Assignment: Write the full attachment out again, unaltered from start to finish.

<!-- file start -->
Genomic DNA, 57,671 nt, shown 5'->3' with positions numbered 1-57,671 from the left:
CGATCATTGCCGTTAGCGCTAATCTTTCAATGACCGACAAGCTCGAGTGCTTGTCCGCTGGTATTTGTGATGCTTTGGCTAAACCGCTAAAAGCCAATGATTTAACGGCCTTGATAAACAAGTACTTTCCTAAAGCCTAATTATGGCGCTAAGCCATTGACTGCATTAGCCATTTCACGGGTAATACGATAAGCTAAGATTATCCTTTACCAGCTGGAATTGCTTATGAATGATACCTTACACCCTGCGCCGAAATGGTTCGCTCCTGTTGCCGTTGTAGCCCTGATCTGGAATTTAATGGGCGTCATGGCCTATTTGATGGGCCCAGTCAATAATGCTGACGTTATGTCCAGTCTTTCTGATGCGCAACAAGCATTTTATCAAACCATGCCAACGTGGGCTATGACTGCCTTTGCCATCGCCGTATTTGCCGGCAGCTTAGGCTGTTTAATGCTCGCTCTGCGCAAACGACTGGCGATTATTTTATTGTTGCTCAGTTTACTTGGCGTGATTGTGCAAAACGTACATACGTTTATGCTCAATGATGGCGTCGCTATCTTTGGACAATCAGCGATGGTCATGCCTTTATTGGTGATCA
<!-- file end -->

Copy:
Genomic DNA, 57,671 nt, shown 5'->3' with positions numbered 1-57,671 from the left:
CGATCATTGCCGTTAGCGCTAATCTTTCAATGACCGACAAGCTCGAGTGCTTGTCCGCTGGTATTTGTGATGCTTTGGCTAAACCGCTAAAAGCCAATGATTTAACGGCCTTGATAAACAAGTACTTTCCTAAAGCCTAATTATGGCGCTAAGCCATTGACTGCATTAGCCATTTCACGGGTAATACGATAAGCTAAGATTATCCTTTACCAGCTGGAATTGCTTATGAATGATACCTTACACCCTGCGCCGAAATGGTTCGCTCCTGTTGCCGTTGTAGCCCTGATCTGGAATTTAATGGGCGTCATGGCCTATTTGATGGGCCCAGTCAATAATGCTGACGTTATGTCCAGTCTTTCTGATGCGCAACAAGCATTTTATCAAACCATGCCAACGTGGGCTATGACTGCCTTTGCCATCGCCGTATTTGCCGGCAGCTTAGGCTGTTTAATGCTCGCTCTGCGCAAACGACTGGCGATTATTTTATTGTTGCTCAGTTTACTTGGCGTGATTGTGCAAAACGTACATACGTTTATGCTCAATGATGGCGTCGCTATCTTTGGACAATCAGCGATGGTCATGCCTTTATTGGTGATCA